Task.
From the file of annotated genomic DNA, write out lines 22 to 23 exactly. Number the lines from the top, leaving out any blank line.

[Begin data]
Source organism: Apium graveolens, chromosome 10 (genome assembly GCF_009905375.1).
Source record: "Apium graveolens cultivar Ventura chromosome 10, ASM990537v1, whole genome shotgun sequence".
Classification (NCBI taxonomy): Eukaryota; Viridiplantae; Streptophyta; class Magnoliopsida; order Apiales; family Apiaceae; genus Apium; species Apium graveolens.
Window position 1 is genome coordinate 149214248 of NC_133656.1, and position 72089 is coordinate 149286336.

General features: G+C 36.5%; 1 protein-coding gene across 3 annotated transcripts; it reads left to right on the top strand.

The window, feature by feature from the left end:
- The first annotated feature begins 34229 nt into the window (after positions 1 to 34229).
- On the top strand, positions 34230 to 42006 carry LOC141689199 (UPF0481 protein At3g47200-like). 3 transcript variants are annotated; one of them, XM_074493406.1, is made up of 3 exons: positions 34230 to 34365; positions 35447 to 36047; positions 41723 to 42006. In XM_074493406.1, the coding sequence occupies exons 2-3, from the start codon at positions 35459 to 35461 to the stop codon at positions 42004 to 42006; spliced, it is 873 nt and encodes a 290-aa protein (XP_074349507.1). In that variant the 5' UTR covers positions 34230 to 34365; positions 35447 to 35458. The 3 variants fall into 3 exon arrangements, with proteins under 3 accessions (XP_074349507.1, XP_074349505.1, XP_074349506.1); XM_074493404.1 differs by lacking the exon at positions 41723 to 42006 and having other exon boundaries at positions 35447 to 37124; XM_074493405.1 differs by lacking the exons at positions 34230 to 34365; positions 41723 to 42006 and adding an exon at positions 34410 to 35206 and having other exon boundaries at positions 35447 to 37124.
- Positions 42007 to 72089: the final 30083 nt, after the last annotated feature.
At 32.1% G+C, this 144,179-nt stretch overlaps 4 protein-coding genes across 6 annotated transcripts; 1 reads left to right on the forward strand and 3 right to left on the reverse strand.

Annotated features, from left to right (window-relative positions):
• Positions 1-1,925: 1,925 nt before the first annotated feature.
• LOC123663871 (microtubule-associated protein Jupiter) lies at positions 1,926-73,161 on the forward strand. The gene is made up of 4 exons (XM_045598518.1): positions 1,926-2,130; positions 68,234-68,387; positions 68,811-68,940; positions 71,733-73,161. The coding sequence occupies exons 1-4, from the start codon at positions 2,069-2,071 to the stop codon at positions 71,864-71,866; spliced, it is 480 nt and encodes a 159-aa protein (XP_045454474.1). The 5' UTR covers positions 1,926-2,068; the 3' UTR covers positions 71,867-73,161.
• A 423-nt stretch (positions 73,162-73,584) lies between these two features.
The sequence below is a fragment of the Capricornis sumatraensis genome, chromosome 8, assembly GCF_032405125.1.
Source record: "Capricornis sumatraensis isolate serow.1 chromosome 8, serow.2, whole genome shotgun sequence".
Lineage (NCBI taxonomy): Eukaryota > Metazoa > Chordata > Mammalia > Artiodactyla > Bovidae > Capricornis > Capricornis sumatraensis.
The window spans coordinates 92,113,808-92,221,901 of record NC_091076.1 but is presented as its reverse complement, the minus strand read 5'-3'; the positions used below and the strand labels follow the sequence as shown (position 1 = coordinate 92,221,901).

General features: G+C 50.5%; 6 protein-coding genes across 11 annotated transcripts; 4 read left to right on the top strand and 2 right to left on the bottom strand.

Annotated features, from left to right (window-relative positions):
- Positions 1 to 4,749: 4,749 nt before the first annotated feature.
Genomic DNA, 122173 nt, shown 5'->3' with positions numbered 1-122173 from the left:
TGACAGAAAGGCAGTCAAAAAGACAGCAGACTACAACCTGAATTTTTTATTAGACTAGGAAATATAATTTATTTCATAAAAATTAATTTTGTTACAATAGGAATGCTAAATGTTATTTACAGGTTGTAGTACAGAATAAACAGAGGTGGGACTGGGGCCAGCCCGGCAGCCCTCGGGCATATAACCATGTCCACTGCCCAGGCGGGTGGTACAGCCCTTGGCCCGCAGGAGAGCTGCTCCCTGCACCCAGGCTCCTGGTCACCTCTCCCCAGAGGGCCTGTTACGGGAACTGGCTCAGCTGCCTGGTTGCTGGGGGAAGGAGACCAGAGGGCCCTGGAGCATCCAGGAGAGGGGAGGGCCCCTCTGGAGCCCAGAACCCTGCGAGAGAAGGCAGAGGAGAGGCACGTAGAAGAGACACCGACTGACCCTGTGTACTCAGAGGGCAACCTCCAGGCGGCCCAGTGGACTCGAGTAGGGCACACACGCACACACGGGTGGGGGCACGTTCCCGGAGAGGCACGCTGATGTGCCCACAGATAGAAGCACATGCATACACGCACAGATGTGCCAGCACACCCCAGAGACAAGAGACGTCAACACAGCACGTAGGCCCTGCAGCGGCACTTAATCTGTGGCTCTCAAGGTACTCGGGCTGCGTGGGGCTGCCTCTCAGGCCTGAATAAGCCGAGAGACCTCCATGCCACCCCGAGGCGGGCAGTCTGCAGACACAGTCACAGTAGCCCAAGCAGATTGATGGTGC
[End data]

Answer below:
Genomic DNA, 122173 nt, shown 5'->3' with positions numbered 1-122173 from the left:
TGACAGAAAGGCAGTCAAAAAGACAGCAGACTACAACCTGAATTTTTTATTAGACTAGGAAATATAATTTATTTCATAAAAATTAATTTTGTTACAATAGGAATGCTAAATGTTATTTACAGGTTGTAGTACAGAATAAACAGAGGTGGGACTGGGGCCAGCCCGGCAGCCCTCGGGCATATAACCATGTCCACTGCCCAGGCGGGTGGTACAGCCCTTGGCCCGCAGGAGAGCTGCTCCCTGCACCCAGGCTCCTGGTCACCTCTCCCCAGAGGGCCTGTTACGGGAACTGGCTCAGCTGCCTGGTTGCTGGGGGAAGGAGACCAGAGGGCCCTGGAGCATCCAGGAGAGGGGAGGGCCCCTCTGGAGCCCAGAACCCTGCGAGAGAAGGCAGAGGAGAGGCACGTAGAAGAGACACCGACTGACCCTGTGTACTCAGAGGGCAACCTCCAGGCGGCCCAGTGGACTCGAGTAGGGCACACACGCACACACGGGTGGGGGCACGTTCCCGGAGAGGCACGCTGATGTGCCCACAGATAGAAGCACATGCATACACGCACAGATGTGCCAGCACACCCCAGAGACAAGAGACGTCAACACAGCACGTAGGCCCTGCAGCGGCACTTAATCTGTGGCTCTCAAGGTACTCGGGCTGCGTGGGGCTGCCTCTCAGGCCTGAATAAGCCGAGAGACCTCCATGCCACCCCGAGGCGGGCAGTCTGCAGACACAGTCACAGTAGCCCAAGCAGATTGATGGTGC